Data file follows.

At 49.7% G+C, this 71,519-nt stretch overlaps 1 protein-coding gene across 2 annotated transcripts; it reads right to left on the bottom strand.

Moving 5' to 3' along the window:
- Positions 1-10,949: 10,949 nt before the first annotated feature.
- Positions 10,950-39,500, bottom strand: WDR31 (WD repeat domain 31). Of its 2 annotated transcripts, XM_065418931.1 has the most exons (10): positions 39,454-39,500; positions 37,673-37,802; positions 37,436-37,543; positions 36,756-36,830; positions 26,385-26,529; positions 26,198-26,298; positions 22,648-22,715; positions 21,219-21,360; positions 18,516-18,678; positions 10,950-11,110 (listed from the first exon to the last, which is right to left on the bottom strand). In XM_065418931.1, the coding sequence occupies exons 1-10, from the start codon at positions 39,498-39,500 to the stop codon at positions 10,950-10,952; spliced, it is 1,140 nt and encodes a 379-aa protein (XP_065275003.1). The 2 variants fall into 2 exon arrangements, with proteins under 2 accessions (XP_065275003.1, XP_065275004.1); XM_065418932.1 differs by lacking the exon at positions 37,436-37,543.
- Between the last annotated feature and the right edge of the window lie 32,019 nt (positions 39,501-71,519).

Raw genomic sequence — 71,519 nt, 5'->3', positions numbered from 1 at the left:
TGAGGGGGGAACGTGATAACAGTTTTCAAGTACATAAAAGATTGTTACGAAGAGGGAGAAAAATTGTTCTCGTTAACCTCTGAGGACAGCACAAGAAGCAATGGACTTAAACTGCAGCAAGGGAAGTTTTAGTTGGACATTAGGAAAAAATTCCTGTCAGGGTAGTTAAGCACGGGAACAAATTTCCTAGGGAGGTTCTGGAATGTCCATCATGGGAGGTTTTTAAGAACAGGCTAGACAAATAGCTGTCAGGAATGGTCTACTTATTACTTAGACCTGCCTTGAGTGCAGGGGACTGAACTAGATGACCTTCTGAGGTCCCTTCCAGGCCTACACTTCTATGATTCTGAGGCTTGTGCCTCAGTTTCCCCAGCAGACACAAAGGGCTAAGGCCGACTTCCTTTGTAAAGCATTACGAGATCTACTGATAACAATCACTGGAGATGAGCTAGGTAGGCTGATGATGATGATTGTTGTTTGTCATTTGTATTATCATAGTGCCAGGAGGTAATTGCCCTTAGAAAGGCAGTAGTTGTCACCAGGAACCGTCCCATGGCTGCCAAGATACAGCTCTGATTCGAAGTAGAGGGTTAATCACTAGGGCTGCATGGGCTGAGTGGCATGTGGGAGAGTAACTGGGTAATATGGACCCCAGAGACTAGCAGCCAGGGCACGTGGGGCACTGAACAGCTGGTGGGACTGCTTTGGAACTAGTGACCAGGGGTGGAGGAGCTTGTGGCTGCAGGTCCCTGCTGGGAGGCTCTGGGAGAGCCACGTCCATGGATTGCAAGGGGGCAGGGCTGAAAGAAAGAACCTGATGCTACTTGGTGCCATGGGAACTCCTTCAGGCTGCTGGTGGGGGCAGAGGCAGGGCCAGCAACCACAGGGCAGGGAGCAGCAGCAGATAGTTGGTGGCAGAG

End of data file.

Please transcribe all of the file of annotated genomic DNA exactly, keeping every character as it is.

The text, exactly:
At 49.7% G+C, this 71,519-nt stretch overlaps 1 protein-coding gene across 2 annotated transcripts; it reads right to left on the bottom strand.

Moving 5' to 3' along the window:
- Positions 1-10,949: 10,949 nt before the first annotated feature.
- Positions 10,950-39,500, bottom strand: WDR31 (WD repeat domain 31). Of its 2 annotated transcripts, XM_065418931.1 has the most exons (10): positions 39,454-39,500; positions 37,673-37,802; positions 37,436-37,543; positions 36,756-36,830; positions 26,385-26,529; positions 26,198-26,298; positions 22,648-22,715; positions 21,219-21,360; positions 18,516-18,678; positions 10,950-11,110 (listed from the first exon to the last, which is right to left on the bottom strand). In XM_065418931.1, the coding sequence occupies exons 1-10, from the start codon at positions 39,498-39,500 to the stop codon at positions 10,950-10,952; spliced, it is 1,140 nt and encodes a 379-aa protein (XP_065275003.1). The 2 variants fall into 2 exon arrangements, with proteins under 2 accessions (XP_065275003.1, XP_065275004.1); XM_065418932.1 differs by lacking the exon at positions 37,436-37,543.
- Between the last annotated feature and the right edge of the window lie 32,019 nt (positions 39,501-71,519).

Raw genomic sequence — 71,519 nt, 5'->3', positions numbered from 1 at the left:
TGAGGGGGGAACGTGATAACAGTTTTCAAGTACATAAAAGATTGTTACGAAGAGGGAGAAAAATTGTTCTCGTTAACCTCTGAGGACAGCACAAGAAGCAATGGACTTAAACTGCAGCAAGGGAAGTTTTAGTTGGACATTAGGAAAAAATTCCTGTCAGGGTAGTTAAGCACGGGAACAAATTTCCTAGGGAGGTTCTGGAATGTCCATCATGGGAGGTTTTTAAGAACAGGCTAGACAAATAGCTGTCAGGAATGGTCTACTTATTACTTAGACCTGCCTTGAGTGCAGGGGACTGAACTAGATGACCTTCTGAGGTCCCTTCCAGGCCTACACTTCTATGATTCTGAGGCTTGTGCCTCAGTTTCCCCAGCAGACACAAAGGGCTAAGGCCGACTTCCTTTGTAAAGCATTACGAGATCTACTGATAACAATCACTGGAGATGAGCTAGGTAGGCTGATGATGATGATTGTTGTTTGTCATTTGTATTATCATAGTGCCAGGAGGTAATTGCCCTTAGAAAGGCAGTAGTTGTCACCAGGAACCGTCCCATGGCTGCCAAGATACAGCTCTGATTCGAAGTAGAGGGTTAATCACTAGGGCTGCATGGGCTGAGTGGCATGTGGGAGAGTAACTGGGTAATATGGACCCCAGAGACTAGCAGCCAGGGCACGTGGGGCACTGAACAGCTGGTGGGACTGCTTTGGAACTAGTGACCAGGGGTGGAGGAGCTTGTGGCTGCAGGTCCCTGCTGGGAGGCTCTGGGAGAGCCACGTCCATGGATTGCAAGGGGGCAGGGCTGAAAGAAAGAACCTGATGCTACTTGGTGCCATGGGAACTCCTTCAGGCTGCTGGTGGGGGCAGAGGCAGGGCCAGCAACCACAGGGCAGGGAGCAGCAGCAGATAGTTGGTGGCAGAG